FILM In the 1950s and '60s silent comedy — which had hitherto seemed as extinct and useless as the dodo — experienced a popular revival, sparked by a Walter Kerr article in Life magazine and sustained by television broadcasts, compilation documentaries, the general rise of a cineaste culture, and the still-breathing status of a few old favorites. (Buster Keaton, for one, spent a very busy last 15 years making guest appearances on both the big and small screen.) That nostalgic interest didn't greatly effect new Hollywood movies of the era, however, apart from a brief vogue for bloated homages like It's a Mad Mad Mad Mad World (1963), The Great Race (1965), and Those Magnificent Men in Their Flying Machines (1965), exercises in slapstick elephantiasis that placed mistaken belief in the notion that bigger is always better.
In France, by contrast, at least a couple notable careers emerged devoted to honoring and elaborating on the tropes of silent comedy. The obvious one belonged to Jacques Tati, whose elegant orchestration of the clash between progress and fallible humanity made the modern world its subject while pretty much dispensing with sound (or at least dialogue) cinema altogether.
But Tati also had a protégé of sorts, Pierre Étaix, who had his own similar yet distinct run of films that made comparatively little impact outside France. If they're almost entirely unknown to us today, that's in large part because legal complications kept them unavailable for many long years. It's only recently that they've been restored and re-released, reaching the US in a traveling retrospective that lands at the Christopher B. Smith Rafael Film Center this weekend and next. "Pierre Étaix: Lost and Found" is well worth crossing the bridge for — the five features and three shorts it encompasses represent a decade of work for the most part so delightful it seems downright perverse we're just now making their acquaintance.
Smitten by circus clowning at an early age but also developing considerable skills as a musician and designer, Étaix began a stage career in his late teens. But it was his talent as an illustrator that caught the eye of Tati, for whom he became an assistant during the four years of preproduction on the writer-director-actor's third feature Mon Oncle (1958). After that Étaix returned to live performance with considerable success, his comedy act at one point opening for quintessential Gallic pop idol Johnny Halladay. It was suggested he try making short films, and the elaborate second such effort, Happy Anniversary, wound up winning the 1963 Oscar for Best Live Action Short.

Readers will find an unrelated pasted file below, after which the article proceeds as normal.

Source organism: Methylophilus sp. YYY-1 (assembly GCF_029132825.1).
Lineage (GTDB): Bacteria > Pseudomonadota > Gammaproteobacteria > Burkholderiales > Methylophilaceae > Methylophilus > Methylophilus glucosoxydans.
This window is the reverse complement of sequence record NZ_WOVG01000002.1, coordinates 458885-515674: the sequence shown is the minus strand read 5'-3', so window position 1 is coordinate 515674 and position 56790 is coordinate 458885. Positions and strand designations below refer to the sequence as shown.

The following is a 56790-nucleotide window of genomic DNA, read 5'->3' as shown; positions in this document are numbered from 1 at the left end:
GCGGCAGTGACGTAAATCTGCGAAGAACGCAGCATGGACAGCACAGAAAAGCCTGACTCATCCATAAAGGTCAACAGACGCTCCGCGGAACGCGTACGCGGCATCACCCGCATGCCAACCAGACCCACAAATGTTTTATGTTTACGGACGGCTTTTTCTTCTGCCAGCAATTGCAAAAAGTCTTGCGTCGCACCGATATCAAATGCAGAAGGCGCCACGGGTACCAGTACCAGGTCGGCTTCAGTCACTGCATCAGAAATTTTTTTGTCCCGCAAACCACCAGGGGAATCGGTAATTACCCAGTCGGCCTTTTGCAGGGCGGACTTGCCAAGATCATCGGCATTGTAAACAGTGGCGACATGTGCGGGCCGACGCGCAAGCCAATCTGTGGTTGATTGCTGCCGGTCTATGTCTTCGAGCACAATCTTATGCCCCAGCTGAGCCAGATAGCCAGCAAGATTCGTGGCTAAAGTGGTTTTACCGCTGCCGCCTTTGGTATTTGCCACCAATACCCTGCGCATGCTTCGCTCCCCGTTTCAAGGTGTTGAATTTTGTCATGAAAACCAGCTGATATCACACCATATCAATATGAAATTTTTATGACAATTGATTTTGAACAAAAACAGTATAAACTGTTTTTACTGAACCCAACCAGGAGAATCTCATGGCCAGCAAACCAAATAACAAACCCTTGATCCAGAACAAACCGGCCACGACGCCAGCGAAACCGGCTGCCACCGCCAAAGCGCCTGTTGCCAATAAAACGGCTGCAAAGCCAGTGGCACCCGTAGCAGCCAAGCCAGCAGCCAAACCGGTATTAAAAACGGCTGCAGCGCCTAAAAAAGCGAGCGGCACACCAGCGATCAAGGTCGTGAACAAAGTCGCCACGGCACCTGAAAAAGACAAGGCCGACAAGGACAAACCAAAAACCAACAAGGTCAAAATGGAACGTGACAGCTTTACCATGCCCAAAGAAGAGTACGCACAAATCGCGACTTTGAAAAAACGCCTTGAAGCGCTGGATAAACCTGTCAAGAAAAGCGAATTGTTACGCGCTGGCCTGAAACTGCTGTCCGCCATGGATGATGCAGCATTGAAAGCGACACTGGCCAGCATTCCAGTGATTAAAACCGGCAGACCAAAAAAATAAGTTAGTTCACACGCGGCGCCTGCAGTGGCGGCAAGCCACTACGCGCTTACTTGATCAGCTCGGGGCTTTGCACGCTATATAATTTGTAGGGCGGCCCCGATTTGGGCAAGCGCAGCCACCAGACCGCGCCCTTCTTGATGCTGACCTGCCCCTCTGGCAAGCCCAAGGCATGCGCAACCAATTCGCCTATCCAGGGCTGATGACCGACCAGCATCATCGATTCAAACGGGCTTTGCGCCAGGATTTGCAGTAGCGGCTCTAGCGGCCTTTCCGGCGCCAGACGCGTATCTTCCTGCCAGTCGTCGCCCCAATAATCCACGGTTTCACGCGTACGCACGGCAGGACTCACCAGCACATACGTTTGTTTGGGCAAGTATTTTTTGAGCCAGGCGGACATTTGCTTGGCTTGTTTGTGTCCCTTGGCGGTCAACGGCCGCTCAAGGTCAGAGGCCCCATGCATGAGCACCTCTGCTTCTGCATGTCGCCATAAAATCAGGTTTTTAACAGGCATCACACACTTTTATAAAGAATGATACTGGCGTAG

Still, his producer was reluctant to commit to a feature, so Étaix and his writing partner Jean-Claude Carriere wrote a script episodic enough that it could be released as several separate shorts if necessary. The Suitor (1962) put the star's flexible prior character — an approximate cross between Keaton, Harold Lloyd, and Steve Carrell — into a series of awkward courtships in response to his exasperated parents' concern that he will never marry. (The funniest involves his wrangling an extremely drunk woman home from a nightclub.)
It was a success, prompting the much more ambitious Yo Yo (1965), an absurdist microcosm of 20th century history with his titular protagonist reeling from Roaring Twenties to World War II to the gray flannel suit corporate era. The next year's As Long as You're Healthy retrenched a bit — it really was three separate shorts strung together (a fifth was rather inexplicably cut and released separately as Feeling Good). Three were amusing; the fourth, involving a farmer, a hunter, and two picnickers creating havoc for each other on a rural day out, is a masterpiece of slapstick intricacy.
After a circus tour, he made his first color feature, 1969's Le Grand Amour. It had just a wisp of plot (involving the specter of infidelity threatening hero Pierre's marriage to Florence, played by Étaix's actual spouse Annie Fratellini), but a surfeit of exquisitely realized gags including a marvelous, surreal dream sequence with locomotive beds.
But then he made an apparently fatal mistake: taking an interesting gamble on 1971's Land of Milk and Honey, a caustic documentary (and, to an extent, parody of documentaries) that starts out as deliberately clichéd ode to La France then rapidly turns into a prolonged sneer at its citizens. Dwelling on talentless would-be singers in some Gong Show-like forum and ordinary, unattractive bodies on full display at the beach, no more impressed by the hippies than the bourgeoise, its portrait of a vapidly complacent populace struck a nerve when the 1969-shot film was finally released in 1971. It was the wrong nerve — the movie was loathed, and feels mean-spirited even today. Still, it hardly should have ended Étaix's entire screen career as star and director.
Somehow it did, though, more or less. Étaix found financing for just one more feature of his own (1987's autumnal Monsieur is Getting Older, not in the Rafael series), otherwise occupying himself with more stage work and TV. He also acted for an interesting mix of directors including Nagisa Oshima, Philip Kaufman, Otar Iosseliani, Jean-Pierre Jeunet, and Aki Kaurismäki — in addition to having earlier worked with Robert Bresson, Louis Malle, and (in the notorious, unreleased The Day the Clown Cried) Jerry Lewis. Now in his mid-80s, he's stuck around long enough to enjoy his prime work being rediscovered and celebrated for its sometimes hilarious, often near-balletic ingenuity.
"PIERRE ÉTAIX: LOST AND FOUND"
Dec. 7-13, $10.50
Christopher B. Smith Rafael Film Center
1118 Fourth St., San Rafael